Many retailers are cutting prices on excess inventory

  • Big retailers like Target, as well as luxury outlets, are making big sales.
  • This is because they have a backlog of pandemic-era products that they need to unload.
  • Now that shoppers have shifted focus, retailers need to make room for travel goods and back-to-school supplies.

A Twitter user was thrilled with the furniture and home decor sales at Target on Monday morning.

“Target a sale”, the user going through the handle @_dimelodennise job. “Studio McGee 25-30% off. My cart is full of vibes right now,” adding, “I received some bookends, a bowl/pitcher set, a round mirror, and some vases yesterday. Now , I try to find which target has the lamps I want and throw pillows for my room.”

Promoting shopping deals may seem surprising after months of rising inflation, but some retailers are announcing huge sales this summer as they struggle to adjust to changing American shopping habits. And sales could help offset some of the pain the price hike has inflicted.

It was the result of last year’s supply chain crisis response finally catching up with businesses. Merchandise on cargo ships stranded overseas a few months ago is now saturating store shelves, and retailers are having to get rid of them. St. Louis Fed Data shows that non-automotive inventory grew by nearly $100 billion between April 2021 and April 2022. That’s bad news for stores like Target, which are are looking to reduce their inventoryand good news for consumers, who are enjoying deep discounts after inflation has cost them something.

“It’s retail armageddon,” said Burt Flickinger, managing director of Strategic Resource Group, Told CBS News last week. “You have too much merchandise and too many stores chasing too few customers with too few dollars,” Flickinger said.

Retailers like Macy’s, Target and Walmart have confirmed this in recent weeks, saying they’re overloaded with products their customers bought just a few months ago, like sweatpants, TVs, video games and merchandise. household. Now that buyers’ budgets have shifted to travel and service expensesstores say they need to get rid of these excess stocks.

And these discounts also extend to high-end sellers: luxury platforms like Mr Porter and Farfetch are currently promoting many discounts in the range of 50% to 70%.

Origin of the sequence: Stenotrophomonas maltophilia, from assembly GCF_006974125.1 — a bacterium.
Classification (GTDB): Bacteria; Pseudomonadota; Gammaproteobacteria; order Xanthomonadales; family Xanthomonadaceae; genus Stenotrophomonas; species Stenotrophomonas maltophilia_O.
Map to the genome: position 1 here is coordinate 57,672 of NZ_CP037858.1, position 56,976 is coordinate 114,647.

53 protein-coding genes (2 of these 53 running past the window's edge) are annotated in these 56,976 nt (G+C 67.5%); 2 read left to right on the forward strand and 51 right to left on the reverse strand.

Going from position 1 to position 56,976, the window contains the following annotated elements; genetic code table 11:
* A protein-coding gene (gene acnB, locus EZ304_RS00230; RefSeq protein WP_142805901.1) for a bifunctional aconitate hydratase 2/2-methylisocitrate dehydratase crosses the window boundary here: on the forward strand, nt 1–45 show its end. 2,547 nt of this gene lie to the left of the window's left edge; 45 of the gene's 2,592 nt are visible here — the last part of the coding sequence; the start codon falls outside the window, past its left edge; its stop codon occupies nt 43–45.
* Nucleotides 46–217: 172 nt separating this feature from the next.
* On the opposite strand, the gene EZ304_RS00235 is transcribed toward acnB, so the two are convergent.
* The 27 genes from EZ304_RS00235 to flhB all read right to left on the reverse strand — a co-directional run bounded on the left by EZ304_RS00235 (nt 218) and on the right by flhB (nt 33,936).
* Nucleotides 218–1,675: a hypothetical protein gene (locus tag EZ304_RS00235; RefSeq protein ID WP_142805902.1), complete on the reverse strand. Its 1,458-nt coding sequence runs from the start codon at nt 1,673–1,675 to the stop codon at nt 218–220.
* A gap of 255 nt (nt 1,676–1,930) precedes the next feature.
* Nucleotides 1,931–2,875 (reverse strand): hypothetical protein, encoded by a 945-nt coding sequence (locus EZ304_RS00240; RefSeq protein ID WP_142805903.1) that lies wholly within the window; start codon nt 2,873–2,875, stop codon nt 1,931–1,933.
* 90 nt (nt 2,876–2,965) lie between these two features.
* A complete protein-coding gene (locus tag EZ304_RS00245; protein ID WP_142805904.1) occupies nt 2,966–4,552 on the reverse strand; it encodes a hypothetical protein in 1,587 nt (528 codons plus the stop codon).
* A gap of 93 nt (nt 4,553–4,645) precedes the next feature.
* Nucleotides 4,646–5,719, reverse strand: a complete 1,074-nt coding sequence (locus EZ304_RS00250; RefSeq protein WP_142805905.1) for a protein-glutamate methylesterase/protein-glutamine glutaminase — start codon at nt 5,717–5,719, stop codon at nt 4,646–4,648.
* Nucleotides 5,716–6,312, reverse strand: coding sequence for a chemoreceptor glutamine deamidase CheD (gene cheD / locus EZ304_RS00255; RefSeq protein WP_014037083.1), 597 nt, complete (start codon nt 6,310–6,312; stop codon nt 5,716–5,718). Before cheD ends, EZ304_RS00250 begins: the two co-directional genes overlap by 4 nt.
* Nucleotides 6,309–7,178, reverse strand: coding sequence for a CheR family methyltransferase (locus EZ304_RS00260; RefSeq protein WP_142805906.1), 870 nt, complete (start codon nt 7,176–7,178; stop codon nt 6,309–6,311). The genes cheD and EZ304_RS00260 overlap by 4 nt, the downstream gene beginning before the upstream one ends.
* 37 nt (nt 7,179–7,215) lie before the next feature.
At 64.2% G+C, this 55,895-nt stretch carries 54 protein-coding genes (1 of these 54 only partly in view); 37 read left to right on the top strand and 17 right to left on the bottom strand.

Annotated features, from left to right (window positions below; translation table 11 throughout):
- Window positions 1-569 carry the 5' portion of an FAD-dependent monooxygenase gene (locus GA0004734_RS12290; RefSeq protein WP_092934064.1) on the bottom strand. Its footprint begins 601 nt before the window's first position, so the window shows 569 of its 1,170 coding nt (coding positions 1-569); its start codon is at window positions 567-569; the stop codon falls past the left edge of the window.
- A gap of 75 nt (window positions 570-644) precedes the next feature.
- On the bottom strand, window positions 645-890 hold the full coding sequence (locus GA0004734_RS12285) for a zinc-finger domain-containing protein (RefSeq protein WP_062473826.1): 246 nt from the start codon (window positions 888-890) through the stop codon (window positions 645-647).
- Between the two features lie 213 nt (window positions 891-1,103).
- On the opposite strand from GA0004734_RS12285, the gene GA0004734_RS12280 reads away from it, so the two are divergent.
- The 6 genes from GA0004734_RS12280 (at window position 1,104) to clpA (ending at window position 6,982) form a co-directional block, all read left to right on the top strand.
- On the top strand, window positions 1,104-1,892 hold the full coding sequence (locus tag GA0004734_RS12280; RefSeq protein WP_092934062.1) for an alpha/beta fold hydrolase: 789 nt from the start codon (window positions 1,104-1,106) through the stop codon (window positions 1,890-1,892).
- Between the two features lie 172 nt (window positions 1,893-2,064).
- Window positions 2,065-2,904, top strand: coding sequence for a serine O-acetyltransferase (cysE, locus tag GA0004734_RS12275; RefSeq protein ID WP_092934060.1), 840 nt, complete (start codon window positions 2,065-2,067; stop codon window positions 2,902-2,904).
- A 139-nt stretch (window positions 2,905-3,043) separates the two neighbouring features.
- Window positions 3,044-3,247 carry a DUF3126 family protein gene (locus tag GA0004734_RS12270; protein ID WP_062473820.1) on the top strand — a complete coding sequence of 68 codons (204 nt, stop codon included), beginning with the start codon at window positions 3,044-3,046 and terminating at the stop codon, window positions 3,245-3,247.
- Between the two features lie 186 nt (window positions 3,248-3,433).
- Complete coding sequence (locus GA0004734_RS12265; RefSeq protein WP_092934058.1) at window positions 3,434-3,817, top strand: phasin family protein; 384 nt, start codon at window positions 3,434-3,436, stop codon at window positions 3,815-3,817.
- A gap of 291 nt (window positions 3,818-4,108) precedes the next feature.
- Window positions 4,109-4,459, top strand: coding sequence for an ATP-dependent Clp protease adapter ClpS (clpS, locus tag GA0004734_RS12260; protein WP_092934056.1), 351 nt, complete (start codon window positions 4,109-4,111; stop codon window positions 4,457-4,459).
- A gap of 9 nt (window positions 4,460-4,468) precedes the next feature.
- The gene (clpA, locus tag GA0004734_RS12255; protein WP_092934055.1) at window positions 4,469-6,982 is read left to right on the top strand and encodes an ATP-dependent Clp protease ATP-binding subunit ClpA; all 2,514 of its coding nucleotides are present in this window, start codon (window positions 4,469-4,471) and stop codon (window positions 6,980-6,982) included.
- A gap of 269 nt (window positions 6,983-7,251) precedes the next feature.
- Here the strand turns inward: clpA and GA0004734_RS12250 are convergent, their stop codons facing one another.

“There is clear evidence that inflation is slowing,” Dean Baker, co-founder of the Center for Economic and Policy Research, told Insider. “Many large retail outlets are complaining about excess inventory and the need for big price markdowns.”

Even luxury brands tout rare offerings

Luxury retailers generally reduce their prices less often than other sellers because their affluent clientele is seen as isolated the tightening of the economy. It was clear this year when luxury outlets like Ralph Lauren and Nordstrom avoid inflation hit chains like Walmart and Target.

But anecdotal evidence shows that even luxury goods are now being marked down. Despite a increase in the total amount spent on luxury items, outlets like SSENSE are offer hundreds of dollars off the list price. SSNENSE and Bloomingdales, for example, are both selling designer sneakers from high-end brands like Comme des Garçons for 50% off.

And even if the demand for designer watches grows up, sales are still reasonably easy to find: new Omega watches can be purchased for 20%, and a second-hand luxury watch retailer offers $300 off at all levels.

Matchesfashion, a London-based luxury clothing retailer, currently offers its own dramatic markdowns up to 60% because it struggling to make a profit after supply delays, hurt sales.

How retailers ended up overbuying

Retailers are currently suffering from what is known as the “whiplash effect,” which is a phenomenon where distorted demand for products leads to supply chain inefficiencies such as long wait times and excess inventory. .

This came after they bought too much stock in a panic over supply chain fears over the past few months. This panic blocked supply lines and caused shortages, and now businesses are stuck with products arriving – an even bigger problem as consumer demand has changed.

Target said its inventory has increased 43% of last year, Walmart said its own was up 32%, and Macy’s said it has 17% more inventory than in 2021.

And retail executives have directly linked the current glut of sales to their excess inventory. Last month, Target CEO Brian Cornell cited inflation, as well as “historic highs with inventory levels”, as he discussed dramatic markdowns on inventory. He called the current environment “a lot of us have never seen before”.

Earlier in June, Target announcement its goal to reduce inventory by offering discounts, as well as canceling existing orders from suppliers. Analysts say Target’s main discounts will be “largely discretionary items” such as TVs and appliances that consumers have shunned as inflation has risen in recent months, Reuters reported in June.

Macy’s CEO said this week that prices for overstocked items will drop soon, if they haven’t already.

“Customers are about to get amazing deals on products that were hot during the pandemic,” he said. Told Time.

Carolyn Ng Cohen, a spokeswoman for Macy’s, told Insider that the company is trying to “minimize” markdowns as much as possible while equalizing its inventory.

Walmart’s recent inventory clearing discounts have been so significant that it did not hold a specific event to compete with Amazon Prime Day this year, which it traditionally does. In fact, markdowns have been so high at Walmart stores that investment bank Oppenheimer Holdings deleted the company from its list of top picks for investors.

At any budget, it seems some consumers are ready to venture out of the inflation hole.

“Parents, if you’re able to take advantage of this huge Target toy sale, I will,” one Twitter user said. said. “I pretty much finished my Christmas shopping in 1 day. $550 worth of stuff for $200.”